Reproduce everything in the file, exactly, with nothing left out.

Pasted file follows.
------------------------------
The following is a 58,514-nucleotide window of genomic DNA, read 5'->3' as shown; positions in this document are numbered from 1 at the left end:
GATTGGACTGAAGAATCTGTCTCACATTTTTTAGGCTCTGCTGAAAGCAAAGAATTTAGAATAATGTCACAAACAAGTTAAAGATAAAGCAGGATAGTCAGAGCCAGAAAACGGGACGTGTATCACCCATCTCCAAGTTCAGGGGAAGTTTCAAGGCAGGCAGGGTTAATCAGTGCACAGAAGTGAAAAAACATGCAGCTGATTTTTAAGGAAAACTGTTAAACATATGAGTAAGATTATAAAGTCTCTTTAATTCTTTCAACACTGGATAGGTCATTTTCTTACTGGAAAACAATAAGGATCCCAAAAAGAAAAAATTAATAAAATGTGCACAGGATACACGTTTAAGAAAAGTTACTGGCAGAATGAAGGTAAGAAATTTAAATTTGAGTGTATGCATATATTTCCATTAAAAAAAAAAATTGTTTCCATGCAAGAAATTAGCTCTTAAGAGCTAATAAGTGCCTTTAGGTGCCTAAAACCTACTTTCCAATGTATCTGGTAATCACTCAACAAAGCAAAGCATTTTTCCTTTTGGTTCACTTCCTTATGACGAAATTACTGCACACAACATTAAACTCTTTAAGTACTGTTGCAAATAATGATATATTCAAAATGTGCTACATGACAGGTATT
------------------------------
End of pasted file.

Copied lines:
The following is a 58,514-nucleotide window of genomic DNA, read 5'->3' as shown; positions in this document are numbered from 1 at the left end:
GATTGGACTGAAGAATCTGTCTCACATTTTTTAGGCTCTGCTGAAAGCAAAGAATTTAGAATAATGTCACAAACAAGTTAAAGATAAAGCAGGATAGTCAGAGCCAGAAAACGGGACGTGTATCACCCATCTCCAAGTTCAGGGGAAGTTTCAAGGCAGGCAGGGTTAATCAGTGCACAGAAGTGAAAAAACATGCAGCTGATTTTTAAGGAAAACTGTTAAACATATGAGTAAGATTATAAAGTCTCTTTAATTCTTTCAACACTGGATAGGTCATTTTCTTACTGGAAAACAATAAGGATCCCAAAAAGAAAAAATTAATAAAATGTGCACAGGATACACGTTTAAGAAAAGTTACTGGCAGAATGAAGGTAAGAAATTTAAATTTGAGTGTATGCATATATTTCCATTAAAAAAAAAAATTGTTTCCATGCAAGAAATTAGCTCTTAAGAGCTAATAAGTGCCTTTAGGTGCCTAAAACCTACTTTCCAATGTATCTGGTAATCACTCAACAAAGCAAAGCATTTTTCCTTTTGGTTCACTTCCTTATGACGAAATTACTGCACACAACATTAAACTCTTTAAGTACTGTTGCAAATAATGATATATTCAAAATGTGCTACATGACAGGTATT